Muscle Car Writing Contest Finalist 1: Frank Rodgers Calls You a Nimrod
Yes, you little nimrods! The American muscle car does have a future! Detroit simply needs to stick to a few basic principles. The first thing it mustn’t forget is that any muscle car worth building will have a V-8, expensive fuel or no. To any camel admirers ready to start preaching the gospel of turbonium and other unnatural elements, I’ll just say that no other amount of cylinders or configuration can match the distinctive presence of a V-8 – especially a good ol’ American one. Sound MATTERS. Nothing brings out the hairy chested, knuckle dragging Neanderthal in me faster than a carnivorous sounding V-8. If it’s cammed up, it’s all over. I’d be ready to run the Mille Miglia after a vasectomy.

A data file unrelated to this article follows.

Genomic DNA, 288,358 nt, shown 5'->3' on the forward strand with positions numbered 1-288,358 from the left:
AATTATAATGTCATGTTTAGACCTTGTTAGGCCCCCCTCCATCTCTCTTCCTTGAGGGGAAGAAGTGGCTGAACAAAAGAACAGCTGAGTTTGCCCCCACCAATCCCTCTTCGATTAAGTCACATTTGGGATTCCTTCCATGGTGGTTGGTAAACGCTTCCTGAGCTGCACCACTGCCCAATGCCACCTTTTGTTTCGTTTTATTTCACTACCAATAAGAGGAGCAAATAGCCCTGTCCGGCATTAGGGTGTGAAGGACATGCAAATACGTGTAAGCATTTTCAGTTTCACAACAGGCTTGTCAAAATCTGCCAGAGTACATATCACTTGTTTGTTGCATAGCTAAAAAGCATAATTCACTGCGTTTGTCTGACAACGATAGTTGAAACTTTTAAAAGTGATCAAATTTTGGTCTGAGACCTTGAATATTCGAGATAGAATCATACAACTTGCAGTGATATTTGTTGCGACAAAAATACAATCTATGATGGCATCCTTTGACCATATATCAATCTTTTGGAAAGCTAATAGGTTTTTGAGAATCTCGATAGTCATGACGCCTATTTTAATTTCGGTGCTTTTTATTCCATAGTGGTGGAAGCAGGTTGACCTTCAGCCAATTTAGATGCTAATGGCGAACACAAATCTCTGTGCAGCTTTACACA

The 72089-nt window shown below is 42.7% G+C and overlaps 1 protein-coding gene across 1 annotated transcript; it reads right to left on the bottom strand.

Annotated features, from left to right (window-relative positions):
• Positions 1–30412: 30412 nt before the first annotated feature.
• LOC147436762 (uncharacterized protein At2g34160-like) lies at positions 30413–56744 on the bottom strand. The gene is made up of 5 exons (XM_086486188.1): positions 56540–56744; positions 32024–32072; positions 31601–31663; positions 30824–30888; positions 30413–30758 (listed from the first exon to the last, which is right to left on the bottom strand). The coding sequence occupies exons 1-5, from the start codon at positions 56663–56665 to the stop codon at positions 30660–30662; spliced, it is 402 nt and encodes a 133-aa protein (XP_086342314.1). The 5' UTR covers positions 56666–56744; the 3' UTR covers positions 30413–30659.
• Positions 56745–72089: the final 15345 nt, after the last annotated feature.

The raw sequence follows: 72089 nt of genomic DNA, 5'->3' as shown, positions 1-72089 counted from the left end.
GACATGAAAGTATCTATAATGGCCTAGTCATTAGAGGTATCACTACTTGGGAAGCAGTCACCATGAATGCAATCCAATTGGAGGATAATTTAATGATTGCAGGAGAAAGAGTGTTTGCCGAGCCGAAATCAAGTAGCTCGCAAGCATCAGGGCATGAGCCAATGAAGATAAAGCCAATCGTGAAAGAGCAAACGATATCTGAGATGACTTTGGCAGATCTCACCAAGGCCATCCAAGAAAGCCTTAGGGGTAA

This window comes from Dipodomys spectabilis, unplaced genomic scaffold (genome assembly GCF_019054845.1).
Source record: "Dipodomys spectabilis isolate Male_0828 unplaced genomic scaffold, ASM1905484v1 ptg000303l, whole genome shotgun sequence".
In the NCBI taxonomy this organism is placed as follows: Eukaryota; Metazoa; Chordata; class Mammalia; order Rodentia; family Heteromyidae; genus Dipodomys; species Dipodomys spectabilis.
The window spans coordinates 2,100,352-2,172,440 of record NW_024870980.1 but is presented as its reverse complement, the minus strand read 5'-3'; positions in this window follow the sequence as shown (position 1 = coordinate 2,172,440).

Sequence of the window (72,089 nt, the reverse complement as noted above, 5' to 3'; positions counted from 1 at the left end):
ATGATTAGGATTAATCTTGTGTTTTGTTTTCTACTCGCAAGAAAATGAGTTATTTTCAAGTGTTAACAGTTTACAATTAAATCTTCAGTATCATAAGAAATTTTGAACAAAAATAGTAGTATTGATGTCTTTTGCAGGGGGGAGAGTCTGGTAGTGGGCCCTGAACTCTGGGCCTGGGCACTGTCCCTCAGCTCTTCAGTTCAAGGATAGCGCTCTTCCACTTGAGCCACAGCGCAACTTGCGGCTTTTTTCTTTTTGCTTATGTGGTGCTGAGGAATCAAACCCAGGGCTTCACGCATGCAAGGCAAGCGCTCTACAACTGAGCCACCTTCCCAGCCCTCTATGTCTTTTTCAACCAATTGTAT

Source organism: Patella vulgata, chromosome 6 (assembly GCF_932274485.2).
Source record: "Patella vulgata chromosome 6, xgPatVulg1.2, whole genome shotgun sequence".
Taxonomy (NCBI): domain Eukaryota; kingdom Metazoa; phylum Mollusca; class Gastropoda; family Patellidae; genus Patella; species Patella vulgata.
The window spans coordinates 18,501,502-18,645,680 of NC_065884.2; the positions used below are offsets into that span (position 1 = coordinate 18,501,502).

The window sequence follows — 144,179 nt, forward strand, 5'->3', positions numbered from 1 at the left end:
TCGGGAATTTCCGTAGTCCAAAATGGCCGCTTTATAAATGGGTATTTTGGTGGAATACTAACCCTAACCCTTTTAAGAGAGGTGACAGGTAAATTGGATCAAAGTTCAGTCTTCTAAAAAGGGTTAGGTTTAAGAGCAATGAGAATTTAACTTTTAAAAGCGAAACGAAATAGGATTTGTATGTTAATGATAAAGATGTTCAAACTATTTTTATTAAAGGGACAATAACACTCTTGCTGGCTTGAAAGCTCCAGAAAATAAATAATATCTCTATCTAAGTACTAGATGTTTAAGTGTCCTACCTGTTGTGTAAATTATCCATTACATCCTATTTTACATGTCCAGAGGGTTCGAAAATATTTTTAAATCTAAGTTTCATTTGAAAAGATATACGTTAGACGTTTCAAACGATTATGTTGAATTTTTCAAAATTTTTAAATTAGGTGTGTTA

Proximo, a muscle car must be RWD. I believe that on any car, and specifically on those motivated by brute force, FWD is an abomination no more desirable than exchanging fluids with one of the half breeds on The Island of Dr. Moreau. But wait…AWD has its merits you say? Fine, just remember that a muscle car flaunts said muscle the old fashioned way. AWD is to one of these cars as another tattoo is to Kat Von D’s epidermis: unnecessary and ruinous. Transmission wise, a proper stick or a traditional slushbox is all that’s needed at muscle beach…paddle shifters here would be akin to vein augmentation surgery. And sorry, Dodge Charger. Sedans have no place in musclecardom. Leave the four door bruisers in the hands of coppers. Or piston heads of questionable character. Oh, and Ford? ALL muscle cars should have an IRS. Live axles are more modern than the suspension on Ben Hur’s chariot…but not by much. The drag strip crowd can fend for itself via the aftermarket. Where there’s a will there’s a way.